- replacing roof cladding with new materials matching the existing, where the roof is structurally defective or severely damaged by natural causes and the roof itself is not specifically identified in the description of the citation as being culturally significant fabric
- replacing deteriorated timber joinery elements including stairs (treads and framing), veranda boards, doors, windows, architraves, mouldings that reconstructs original/significant joinery in form, materials, details, and finishes
- restumping using modern materials that will not result in a noticeable visible change to the original floor level or streetscape context of the building
- dismantling and reconstructing a section of a masonry or timber framed wall where the wall is structurally unsound or defective and the new work will match the material, detail and finish of the original
- demolishing or removing all or part of a non- significant building or structure, not specifically identified in the description of the citation as being culturally significant fabric
- conservation work identified in a Conservation Management Plan prepared by a suitably qualified consultant, for the local heritage place.
- Operational work that is not prescribed accepted development in City Plan and will have no more than a minor impact on the heritage significance of a place, such as:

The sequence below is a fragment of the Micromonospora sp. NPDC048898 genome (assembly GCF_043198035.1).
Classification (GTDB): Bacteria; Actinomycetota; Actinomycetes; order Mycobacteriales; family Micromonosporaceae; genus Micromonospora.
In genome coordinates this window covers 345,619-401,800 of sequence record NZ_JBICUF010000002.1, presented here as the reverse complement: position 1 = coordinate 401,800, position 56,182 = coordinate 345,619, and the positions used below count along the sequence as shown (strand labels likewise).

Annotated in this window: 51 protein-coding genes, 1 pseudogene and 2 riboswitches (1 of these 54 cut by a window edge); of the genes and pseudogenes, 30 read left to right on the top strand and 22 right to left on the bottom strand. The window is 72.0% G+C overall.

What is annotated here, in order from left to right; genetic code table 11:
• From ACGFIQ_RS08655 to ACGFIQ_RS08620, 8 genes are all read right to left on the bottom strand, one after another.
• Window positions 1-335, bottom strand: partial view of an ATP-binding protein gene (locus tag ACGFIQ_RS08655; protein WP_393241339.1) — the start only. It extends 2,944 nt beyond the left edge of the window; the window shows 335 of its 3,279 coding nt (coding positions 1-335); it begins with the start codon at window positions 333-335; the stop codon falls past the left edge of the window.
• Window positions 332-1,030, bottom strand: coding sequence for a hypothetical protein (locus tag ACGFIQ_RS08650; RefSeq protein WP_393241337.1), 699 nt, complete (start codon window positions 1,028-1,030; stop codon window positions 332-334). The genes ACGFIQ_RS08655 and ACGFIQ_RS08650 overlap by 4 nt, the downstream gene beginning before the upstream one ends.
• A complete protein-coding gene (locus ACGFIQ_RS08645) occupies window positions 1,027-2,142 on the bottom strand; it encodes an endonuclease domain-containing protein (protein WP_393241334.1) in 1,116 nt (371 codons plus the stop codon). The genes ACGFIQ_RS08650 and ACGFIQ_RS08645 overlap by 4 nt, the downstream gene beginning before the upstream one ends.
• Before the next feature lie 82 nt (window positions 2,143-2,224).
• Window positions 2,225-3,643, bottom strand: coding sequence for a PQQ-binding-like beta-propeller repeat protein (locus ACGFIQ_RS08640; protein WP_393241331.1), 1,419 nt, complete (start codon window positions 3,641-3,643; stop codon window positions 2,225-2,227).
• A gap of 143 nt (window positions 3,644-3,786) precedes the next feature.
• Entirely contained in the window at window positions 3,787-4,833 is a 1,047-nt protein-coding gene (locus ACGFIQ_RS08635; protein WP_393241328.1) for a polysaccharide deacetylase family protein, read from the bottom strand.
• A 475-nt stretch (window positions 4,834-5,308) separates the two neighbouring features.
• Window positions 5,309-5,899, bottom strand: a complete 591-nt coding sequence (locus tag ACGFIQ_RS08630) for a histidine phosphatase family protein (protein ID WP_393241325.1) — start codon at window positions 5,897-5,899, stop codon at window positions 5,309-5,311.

- removal of trees or a significant landscape element (e.g. garden bed) not identified in the description of the citation.
How do I apply for a heritage exemption certificate on a local heritage place?
From 1 July 2016, requests for heritage exemption certificates on a local heritage place can be made to Council.
Your application will need to include:
- a scaled site plan showing the heritage boundary, existing features of the place, location and extent of development and any demolition required
- other scaled drawings of the development including plans, sections and elevations as necessary
- up-to-date photographs of the place showing all areas that will be affected by the development
- a specification of work proposed
- consultant report/s, if applicable
- a report outlining how the proposed works do not impact on the cultural heritage significance of the place
- a copy of the Conservation Management Plan or heritage agreement, if applicable
- a copy of the heritage exemption certificate issued by EHP, if applicable.
You can lodge your request with the above material using Council’s Exemption Certificate for a Local Heritage Place online application form.
After lodgement, you will be sent a fee quote for payment prior to the assessment of your request. Please refer to the development assessment and compliance fees for the applicable fee for a request for a heritage exemption certificate.
Council may request further information if required to make a decision.
Council will assess and decide the request for the heritage exemption certificate in approximately 20 business days from receiving the application.
Find out about other types of exemption certificates under the Planning Act 2016.
For more information, you can also phone Council on 07 3403 8888 and ask to speak with a Planning Information Officer.
Disclaimer: The content on this page is a summary and has been prepared to assist the reader to understand City Plan. Please refer to the full City Plan document, entitled Brisbane City Plan 2014, via City Plan online for further detail.